Andy B’s Take: Chinese Democracy Comes To Rock Band

A few months back Japer and I compiled a list of our 5 favourite albums of 2008. At the top of mine was Chinese Democracy, the first studio album of original material from Guns N Roses in 17 years. I loved the amazing production, the dense layers, the memorable musicianship, and the sheer ambition of Axl Rose, who is the sole original member of the band. I kept Chinese Democracy in my car stereo for weeks, just listening to it on repeat. While many reviled the album for what it wasn’t and it quickly fell of the charts, I’m of the mind that if people would just get a chance to hear it without the baggage, they may actually think it’s a solid piece of work.

Enter Rock Band.

Today Chinese Democracy was released as a download for Rock Band. And while it had been some time since I’d played that particular game, when it was announced just about a week or so ago that Axl opus’ was going to be available, I have to admit I was psyched. So when I got home from work today, I flipped on the Xbox 360 and made my download (1600 xbox points, by the way). From there I proceeded to spend a solid hour playing Chinese Democracy all the way through (minus Shakler’s Revenge, which I have yet to unlock in Rock Band 2). Not only was the experience as good as I hoped it would, it was significantly better.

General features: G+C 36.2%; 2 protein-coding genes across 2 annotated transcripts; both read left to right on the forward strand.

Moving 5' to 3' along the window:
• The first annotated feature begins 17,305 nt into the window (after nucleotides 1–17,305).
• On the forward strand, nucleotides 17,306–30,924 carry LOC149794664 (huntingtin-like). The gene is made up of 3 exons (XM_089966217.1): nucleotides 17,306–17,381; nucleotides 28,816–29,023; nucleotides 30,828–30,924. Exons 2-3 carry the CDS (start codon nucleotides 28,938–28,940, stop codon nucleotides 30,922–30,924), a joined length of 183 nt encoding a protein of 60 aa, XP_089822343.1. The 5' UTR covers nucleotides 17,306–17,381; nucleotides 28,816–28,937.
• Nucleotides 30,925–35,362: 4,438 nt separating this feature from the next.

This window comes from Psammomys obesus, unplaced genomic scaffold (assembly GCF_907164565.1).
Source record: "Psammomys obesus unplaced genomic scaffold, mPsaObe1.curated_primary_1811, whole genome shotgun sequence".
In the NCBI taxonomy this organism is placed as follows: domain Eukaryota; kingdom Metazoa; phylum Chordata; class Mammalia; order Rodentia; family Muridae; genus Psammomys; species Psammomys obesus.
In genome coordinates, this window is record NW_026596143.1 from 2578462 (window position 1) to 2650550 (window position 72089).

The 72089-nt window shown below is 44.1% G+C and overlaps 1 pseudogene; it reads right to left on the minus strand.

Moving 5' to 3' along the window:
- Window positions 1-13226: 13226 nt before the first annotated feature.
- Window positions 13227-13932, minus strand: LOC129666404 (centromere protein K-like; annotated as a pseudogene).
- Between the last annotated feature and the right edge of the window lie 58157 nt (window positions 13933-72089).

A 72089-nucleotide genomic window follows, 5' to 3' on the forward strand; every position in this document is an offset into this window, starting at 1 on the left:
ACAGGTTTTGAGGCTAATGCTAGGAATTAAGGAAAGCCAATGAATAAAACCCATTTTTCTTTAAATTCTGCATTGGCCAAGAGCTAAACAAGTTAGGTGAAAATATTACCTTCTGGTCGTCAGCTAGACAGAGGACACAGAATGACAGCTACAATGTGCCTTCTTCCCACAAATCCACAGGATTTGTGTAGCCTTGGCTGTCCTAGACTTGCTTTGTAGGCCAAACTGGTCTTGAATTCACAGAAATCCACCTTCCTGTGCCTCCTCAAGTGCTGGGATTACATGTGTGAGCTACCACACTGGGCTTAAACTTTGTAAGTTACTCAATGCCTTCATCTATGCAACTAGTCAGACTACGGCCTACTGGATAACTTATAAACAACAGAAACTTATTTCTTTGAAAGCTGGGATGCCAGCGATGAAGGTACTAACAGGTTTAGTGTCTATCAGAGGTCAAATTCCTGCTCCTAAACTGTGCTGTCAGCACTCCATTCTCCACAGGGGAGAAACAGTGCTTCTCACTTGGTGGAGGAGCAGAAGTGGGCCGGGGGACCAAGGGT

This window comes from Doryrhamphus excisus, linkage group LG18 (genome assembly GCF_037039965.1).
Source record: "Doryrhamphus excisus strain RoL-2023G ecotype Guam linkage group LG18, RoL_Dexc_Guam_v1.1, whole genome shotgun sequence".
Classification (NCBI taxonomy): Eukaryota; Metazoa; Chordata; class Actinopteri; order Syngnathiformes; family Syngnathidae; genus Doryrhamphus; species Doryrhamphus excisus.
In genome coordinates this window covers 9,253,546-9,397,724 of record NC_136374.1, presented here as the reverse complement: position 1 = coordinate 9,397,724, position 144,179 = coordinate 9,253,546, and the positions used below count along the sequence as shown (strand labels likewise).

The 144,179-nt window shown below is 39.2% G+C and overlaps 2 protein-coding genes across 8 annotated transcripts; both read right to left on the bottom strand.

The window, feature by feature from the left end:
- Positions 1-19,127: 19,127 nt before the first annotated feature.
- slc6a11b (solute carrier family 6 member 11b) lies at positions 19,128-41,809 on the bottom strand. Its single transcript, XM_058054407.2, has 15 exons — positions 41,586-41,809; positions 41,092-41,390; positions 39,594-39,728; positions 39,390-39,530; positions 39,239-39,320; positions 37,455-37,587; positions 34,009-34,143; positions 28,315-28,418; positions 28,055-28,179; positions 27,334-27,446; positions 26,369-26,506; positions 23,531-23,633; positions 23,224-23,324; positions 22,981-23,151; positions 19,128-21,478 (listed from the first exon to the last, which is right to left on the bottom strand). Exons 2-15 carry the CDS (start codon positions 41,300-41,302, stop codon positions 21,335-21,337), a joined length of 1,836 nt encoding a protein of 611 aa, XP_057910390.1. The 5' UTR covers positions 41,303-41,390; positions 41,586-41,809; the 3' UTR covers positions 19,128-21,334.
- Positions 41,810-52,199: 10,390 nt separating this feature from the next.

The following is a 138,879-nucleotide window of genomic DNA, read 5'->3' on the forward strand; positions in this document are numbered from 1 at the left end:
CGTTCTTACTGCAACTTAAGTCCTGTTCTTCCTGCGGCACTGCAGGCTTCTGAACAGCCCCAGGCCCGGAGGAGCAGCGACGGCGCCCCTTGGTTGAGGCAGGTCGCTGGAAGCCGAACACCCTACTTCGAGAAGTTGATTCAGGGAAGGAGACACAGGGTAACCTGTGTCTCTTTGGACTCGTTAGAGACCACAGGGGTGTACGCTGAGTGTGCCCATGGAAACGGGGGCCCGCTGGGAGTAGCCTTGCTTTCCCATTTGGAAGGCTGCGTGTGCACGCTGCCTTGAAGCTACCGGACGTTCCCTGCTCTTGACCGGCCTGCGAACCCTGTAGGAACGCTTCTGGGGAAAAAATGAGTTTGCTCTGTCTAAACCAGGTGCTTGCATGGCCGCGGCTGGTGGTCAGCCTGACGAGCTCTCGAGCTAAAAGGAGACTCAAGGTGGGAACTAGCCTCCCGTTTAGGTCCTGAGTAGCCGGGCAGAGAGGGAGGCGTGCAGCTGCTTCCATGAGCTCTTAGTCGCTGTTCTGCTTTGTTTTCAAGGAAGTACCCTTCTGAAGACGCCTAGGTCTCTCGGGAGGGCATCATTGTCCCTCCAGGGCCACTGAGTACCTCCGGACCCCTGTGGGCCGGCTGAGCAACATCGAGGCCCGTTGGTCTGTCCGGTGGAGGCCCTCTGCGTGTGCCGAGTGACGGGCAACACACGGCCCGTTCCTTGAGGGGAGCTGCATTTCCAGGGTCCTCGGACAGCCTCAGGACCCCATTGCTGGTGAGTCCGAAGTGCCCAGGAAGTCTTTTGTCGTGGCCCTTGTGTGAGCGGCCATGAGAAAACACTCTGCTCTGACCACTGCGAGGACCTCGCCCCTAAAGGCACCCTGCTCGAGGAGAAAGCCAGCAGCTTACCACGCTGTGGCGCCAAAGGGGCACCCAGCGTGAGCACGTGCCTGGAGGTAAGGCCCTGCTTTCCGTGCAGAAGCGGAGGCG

In an interview with Billboard a few months ago, Axl Rose talked about the process the creators of Rock Band were going through to bring the album to the game. According to Rose, “they felt the record-based on the nature and complexity of the depth of instrumentation-deserved a bit more attention and some more involved elements than they’ve generally dealt with.” Believe it or not, you can feel the depth of the music when playing the game. Various songs seem to have been remixed to bring up certain guitars (the majority of tunes all feature layered instrumentations); in the case of Madagascar, the various film clips that are part of the songs middle section have been excised, likely for rights issues. But this actually works to the player’s advantage because we’re given another guitar solo to master.

I played through Chinese Democracy on guitar and did pretty well for myself, I must say. I truly felt a part of the music (you can call me Buckethead) and found my appreciation for Chinese Democracy continue to grow. The question is, will other people who may have dismissed the album upon its initial release finally discover it? There’s a better chance than not. Even in today’s declining musical climate, new music is getting noticed in the various rhythm games like Rock Band and Guitar Hero everyday. With the complexity and sound of Guns N Roses latest album, a plastic guitar and drum kit may just be the way to spread democracy to the masses.

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